Beijing reluctant to tighten monetary policy

08:44, May 17, 2010      

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Chinese Premier Wen Jiabao said that the country faced uncertainties and tough challenges in balancing its economic structural mix, while admitting it is hard to continue to tighten monetary policies to curb inflation.
China must avoid piling on adjustment policies, which carry risks of "negative consequences", amid complex domestic and international conditions, Wen said during his trip to the northern port city of Tianjin.

"At present, the national economy continues to improve, but domestic and external conditions remain extremely complex, and macro adjustment faces many dilemmas," Wen said.

Wen's remarks are taken as a sign of reluctance of Beijing to raise the bank interest rates, though inflation is rising fast in the first 4 months this year.

China is worried about a slowdown in economy in the second half of the year, as offshore demand for Chinese goods will remain weak, especially from Europe, China's biggest trading partner.

China's gross domestic product expanded by 8.7 percent in 2009 as the country weathered the global financial crisis and its economic growth accelerated to 11.9 percent year-on-year in the first quarter of this year.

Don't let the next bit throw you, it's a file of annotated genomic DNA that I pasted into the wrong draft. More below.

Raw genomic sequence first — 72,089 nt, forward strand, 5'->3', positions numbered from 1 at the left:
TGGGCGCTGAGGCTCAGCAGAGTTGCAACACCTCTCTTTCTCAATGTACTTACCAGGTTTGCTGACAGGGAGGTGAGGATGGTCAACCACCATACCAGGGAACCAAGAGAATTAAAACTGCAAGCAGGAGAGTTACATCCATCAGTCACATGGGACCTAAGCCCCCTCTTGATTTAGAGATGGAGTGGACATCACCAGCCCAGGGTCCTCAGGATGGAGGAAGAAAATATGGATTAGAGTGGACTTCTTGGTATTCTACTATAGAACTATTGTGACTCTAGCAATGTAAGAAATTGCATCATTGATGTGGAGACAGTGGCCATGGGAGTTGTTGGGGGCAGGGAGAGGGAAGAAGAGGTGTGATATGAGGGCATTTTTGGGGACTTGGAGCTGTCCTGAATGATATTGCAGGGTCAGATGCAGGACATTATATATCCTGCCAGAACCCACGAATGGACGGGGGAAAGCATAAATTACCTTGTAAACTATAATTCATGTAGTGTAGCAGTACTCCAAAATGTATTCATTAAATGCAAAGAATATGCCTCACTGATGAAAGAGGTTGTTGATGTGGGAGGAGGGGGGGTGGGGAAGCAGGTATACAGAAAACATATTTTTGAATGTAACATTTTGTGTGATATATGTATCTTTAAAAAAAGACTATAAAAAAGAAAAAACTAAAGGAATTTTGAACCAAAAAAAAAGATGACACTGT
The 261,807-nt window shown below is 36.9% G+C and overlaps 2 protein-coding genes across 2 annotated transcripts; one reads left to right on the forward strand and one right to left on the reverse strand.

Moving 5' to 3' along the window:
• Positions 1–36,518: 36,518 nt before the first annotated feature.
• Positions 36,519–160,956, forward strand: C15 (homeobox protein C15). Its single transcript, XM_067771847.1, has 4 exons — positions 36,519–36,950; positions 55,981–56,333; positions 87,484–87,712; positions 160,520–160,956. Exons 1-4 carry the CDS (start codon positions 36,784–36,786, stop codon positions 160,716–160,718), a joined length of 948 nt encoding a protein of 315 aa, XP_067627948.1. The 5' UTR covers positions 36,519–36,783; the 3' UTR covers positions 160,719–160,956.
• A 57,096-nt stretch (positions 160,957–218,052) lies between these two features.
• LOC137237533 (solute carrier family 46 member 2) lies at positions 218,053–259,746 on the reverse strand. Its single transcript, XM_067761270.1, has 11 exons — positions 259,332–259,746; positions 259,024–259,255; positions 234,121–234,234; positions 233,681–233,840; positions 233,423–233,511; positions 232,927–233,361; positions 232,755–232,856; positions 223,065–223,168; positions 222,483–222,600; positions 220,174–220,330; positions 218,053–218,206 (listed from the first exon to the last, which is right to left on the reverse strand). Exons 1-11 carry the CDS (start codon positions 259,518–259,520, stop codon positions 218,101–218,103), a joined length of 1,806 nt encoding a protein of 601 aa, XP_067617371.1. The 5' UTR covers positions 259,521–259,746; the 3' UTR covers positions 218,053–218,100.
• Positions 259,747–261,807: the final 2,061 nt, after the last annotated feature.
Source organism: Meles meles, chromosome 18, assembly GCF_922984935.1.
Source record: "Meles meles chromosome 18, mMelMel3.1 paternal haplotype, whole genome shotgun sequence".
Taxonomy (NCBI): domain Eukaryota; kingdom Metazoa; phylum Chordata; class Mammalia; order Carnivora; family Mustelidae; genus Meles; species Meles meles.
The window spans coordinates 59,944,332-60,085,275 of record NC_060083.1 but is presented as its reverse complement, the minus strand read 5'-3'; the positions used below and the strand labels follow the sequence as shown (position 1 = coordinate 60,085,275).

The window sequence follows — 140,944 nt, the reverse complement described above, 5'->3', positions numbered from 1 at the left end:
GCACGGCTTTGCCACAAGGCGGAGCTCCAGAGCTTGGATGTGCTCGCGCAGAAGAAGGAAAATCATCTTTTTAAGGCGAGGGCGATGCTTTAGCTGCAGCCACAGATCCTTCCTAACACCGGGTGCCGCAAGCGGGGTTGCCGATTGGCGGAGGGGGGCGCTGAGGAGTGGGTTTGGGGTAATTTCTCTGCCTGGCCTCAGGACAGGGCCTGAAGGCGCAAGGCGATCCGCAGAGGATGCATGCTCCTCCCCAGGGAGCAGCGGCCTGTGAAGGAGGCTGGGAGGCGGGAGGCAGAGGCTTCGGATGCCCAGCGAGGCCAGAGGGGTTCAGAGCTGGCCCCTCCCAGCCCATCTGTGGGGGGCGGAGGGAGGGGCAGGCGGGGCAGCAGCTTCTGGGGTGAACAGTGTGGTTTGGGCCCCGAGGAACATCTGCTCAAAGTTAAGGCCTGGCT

Consumer inflation, however, has registered steady growth, reaching 2.8 percent in April - the highest in 18 months - while housing prices have continued to soar.

"Policymakers will have to walk a fine line to balance strong growth with stable inflation, and they are likely to do this with further administrative measures rather than tougher measures such as increasing interest rates," said Alaistair Chan, associate economist in the Sydney office of Moody's Economy.com.

As a sign of slowing economic activities, growth of sectors such as steel, cement and electricity is likely to slow in line with fixed investment growth as infrastructure projects like railway lines near completion, Chan said.

"Steps to cool bank lending may also be slowing the rate of new projects."

On the real estate front, the biggest question now is whether the latest property tightening measures will lead to a crash in overall construction and economic growth, said Wang Tao, head of UBS Securities' China Economic Research.

"The answer depends on whether one believes a big nationwide property bubble has built up in China, and what the policies aim to achieve and how they may evolve."

So far, "it is not clear whether the reported drop in housing prices is an early sign of a downturn in the property market", said Chan.

By People's Daily Online

(Editor:赵晨雁)

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